Play Live Radio
Next Up:
0:00 0:00
Available On Air Stations

Utah Lawmakers Hear Testimony On Right-To-Die Bill

Andrea Smardon
Terminally ill Utah resident Carrie Snyder testifies with her family before the Health and Human Services Interim Committee at the Utah Capitol. (July 13, 2016)

A committee of Utah lawmakers considered end of life options on Wednesday. Democratic Representative Rebecca Chavez-Houck submitted draft legislation that would allow terminally ill Utahns to end their lives with medical assistance.

Several terminally ill patients testified before the committee, like Janet Lamere who has stage 4 colon cancer. She assured the committee that she wants to live.

“But my death is inevitable no matter how hard I fight and how willing I am to try almost anything to extend my life,” Lamere says. “The aid in dying bill would give me some control in how I would die. Please help pass this bill so I won’t suffer at the end.”

The proposal under consideration would allow a patient to request a prescription from a physician for medication that would end her life. The patient must be a mentally competent adult who is diagnosed with an irreversible and incurable illness that will result in death in six months or less.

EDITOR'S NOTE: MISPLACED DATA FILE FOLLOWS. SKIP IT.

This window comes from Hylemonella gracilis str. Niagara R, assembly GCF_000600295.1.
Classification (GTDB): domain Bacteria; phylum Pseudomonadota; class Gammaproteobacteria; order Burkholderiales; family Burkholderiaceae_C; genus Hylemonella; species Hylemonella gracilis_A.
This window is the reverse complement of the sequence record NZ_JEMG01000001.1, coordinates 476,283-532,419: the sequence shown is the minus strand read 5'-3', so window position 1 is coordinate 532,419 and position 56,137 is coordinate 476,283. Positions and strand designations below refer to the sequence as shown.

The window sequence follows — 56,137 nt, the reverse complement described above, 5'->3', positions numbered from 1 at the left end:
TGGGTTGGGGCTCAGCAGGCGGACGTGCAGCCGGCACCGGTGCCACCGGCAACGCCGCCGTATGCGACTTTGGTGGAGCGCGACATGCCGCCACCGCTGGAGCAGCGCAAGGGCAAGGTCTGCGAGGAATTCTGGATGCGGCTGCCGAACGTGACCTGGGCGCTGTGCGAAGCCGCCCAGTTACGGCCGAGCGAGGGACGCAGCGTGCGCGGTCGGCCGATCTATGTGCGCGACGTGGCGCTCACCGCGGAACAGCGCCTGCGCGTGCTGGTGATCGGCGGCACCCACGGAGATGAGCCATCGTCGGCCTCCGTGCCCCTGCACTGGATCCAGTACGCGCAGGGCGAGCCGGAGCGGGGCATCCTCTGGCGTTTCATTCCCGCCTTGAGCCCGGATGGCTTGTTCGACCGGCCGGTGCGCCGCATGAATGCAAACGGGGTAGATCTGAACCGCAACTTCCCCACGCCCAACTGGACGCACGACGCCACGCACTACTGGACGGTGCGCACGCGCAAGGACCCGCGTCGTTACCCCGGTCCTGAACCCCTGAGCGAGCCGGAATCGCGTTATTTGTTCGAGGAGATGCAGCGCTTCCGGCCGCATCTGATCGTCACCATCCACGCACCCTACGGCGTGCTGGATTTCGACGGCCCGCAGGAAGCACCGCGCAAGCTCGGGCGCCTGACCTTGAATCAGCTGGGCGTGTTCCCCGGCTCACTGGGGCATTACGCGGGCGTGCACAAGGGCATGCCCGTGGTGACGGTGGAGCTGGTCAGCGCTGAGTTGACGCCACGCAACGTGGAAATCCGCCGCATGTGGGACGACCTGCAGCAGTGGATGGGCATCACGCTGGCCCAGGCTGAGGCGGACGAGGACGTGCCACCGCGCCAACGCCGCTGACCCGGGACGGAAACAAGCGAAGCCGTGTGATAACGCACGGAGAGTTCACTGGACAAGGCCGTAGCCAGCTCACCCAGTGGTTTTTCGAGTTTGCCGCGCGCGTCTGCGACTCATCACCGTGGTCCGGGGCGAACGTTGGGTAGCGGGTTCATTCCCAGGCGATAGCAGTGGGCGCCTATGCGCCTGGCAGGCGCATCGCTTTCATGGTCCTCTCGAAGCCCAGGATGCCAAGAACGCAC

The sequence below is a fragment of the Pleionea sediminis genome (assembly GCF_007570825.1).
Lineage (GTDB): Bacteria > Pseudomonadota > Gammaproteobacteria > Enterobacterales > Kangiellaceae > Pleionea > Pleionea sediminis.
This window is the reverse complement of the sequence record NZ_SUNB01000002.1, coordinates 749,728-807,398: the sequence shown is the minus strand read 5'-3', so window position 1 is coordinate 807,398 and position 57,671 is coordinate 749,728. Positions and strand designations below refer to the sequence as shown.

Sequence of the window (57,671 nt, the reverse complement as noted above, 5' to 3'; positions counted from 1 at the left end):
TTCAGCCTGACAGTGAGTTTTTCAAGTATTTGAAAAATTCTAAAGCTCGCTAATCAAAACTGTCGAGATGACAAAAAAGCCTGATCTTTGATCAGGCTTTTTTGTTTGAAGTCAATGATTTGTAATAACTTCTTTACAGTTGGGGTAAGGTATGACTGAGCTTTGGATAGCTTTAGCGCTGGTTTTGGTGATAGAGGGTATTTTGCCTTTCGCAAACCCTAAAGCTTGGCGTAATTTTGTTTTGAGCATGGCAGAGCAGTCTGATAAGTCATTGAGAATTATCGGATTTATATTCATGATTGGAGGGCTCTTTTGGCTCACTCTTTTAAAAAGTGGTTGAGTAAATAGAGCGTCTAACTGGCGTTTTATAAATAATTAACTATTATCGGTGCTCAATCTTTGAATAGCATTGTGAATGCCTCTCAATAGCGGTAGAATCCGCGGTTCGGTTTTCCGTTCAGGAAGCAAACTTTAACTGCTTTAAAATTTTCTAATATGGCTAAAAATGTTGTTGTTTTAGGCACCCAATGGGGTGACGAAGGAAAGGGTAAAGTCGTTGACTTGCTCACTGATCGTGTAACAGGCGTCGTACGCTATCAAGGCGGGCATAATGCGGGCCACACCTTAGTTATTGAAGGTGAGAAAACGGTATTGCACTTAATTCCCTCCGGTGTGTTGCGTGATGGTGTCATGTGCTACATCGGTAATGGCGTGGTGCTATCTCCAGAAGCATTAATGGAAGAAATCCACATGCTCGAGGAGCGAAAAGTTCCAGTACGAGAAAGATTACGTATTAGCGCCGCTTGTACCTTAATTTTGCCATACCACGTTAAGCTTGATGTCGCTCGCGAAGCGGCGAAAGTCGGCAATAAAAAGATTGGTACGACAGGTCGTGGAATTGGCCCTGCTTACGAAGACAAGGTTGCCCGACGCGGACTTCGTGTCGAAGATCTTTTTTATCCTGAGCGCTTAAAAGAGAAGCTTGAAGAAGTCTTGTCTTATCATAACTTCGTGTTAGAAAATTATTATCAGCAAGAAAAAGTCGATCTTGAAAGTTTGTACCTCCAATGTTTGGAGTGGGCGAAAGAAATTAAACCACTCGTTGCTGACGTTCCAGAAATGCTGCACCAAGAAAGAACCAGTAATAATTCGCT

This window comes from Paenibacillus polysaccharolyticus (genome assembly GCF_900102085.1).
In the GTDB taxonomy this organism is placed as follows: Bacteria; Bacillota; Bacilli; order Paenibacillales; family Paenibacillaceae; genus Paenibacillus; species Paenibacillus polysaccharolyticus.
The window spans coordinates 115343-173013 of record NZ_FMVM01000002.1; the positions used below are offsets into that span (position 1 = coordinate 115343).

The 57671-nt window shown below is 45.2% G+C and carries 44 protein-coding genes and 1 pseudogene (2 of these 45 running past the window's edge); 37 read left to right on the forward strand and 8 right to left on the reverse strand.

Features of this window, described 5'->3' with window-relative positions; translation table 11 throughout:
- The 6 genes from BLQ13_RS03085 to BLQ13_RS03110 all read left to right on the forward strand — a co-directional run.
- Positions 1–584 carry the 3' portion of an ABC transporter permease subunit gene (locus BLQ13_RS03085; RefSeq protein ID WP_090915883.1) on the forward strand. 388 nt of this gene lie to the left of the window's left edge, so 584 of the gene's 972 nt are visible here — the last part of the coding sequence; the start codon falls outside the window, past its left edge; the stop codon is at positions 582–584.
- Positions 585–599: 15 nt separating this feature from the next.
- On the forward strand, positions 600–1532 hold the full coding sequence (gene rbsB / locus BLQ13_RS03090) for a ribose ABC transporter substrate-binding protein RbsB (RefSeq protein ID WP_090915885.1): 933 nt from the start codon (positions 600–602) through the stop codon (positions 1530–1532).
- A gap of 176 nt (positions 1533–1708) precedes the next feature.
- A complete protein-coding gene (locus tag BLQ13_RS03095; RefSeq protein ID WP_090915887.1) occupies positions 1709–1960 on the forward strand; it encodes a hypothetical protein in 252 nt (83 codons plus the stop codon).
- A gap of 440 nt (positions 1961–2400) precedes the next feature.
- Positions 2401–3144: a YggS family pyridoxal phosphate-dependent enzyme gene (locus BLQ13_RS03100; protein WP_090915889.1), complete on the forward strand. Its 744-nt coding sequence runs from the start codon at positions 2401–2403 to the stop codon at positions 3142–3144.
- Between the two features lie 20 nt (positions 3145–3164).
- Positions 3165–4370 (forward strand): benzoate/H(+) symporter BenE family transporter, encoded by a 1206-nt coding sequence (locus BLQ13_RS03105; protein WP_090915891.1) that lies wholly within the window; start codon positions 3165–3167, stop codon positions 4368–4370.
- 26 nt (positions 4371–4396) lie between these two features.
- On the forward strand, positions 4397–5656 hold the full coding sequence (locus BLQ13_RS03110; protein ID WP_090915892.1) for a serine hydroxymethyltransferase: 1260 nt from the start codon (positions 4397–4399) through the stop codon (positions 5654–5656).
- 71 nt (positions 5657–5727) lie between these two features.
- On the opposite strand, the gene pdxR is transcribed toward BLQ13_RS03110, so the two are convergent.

Medical experts and advocacy groups testified on both sides of the issue. There were not many questions from the committee of lawmakers, but Republican Representative Norm Thurston did challenge Dr. Margaret Battin, a Distinguished Professor of Philosophy and Adjunct Professor of Internal Medicine at the University of Utah.

“We’re talking about a circumstance… that is terminal illness in which, remember this, there is no way out. Death is coming,” Battin said.

“For all of us,” Thurston interjected.

“Well, but we’re not terminally ill. You don’t appear to be terminally ill,” Battin responded.

“Well, we are all terminally ill. We will all die,” Thurston said.

“No, we’re not in the legal sense,” Battin said.

But debate was cut off as the committee chairs reminded the lawmakers that there was limited time for discussion. The bill’s sponsor Representative Rebecca Chavez-Houck says she’ll be working behind the scenes to build support and is open to changing the legislation. This is the third year in a row she is attempting to pass a right-to-die bill.

Andrea Smardon is new at KUER, but she has worked in public broadcasting for more than a decade. Most recently, she worked as a reporter and news announcer for WGBH radio. While in Boston, she produced stories for Morning Edition, Marketplace Money, and The World. Her print work was published in The Boston Globe and Prior to that, she worked at Seattleââ
KUER is listener-supported public radio. Support this work by making a donation today.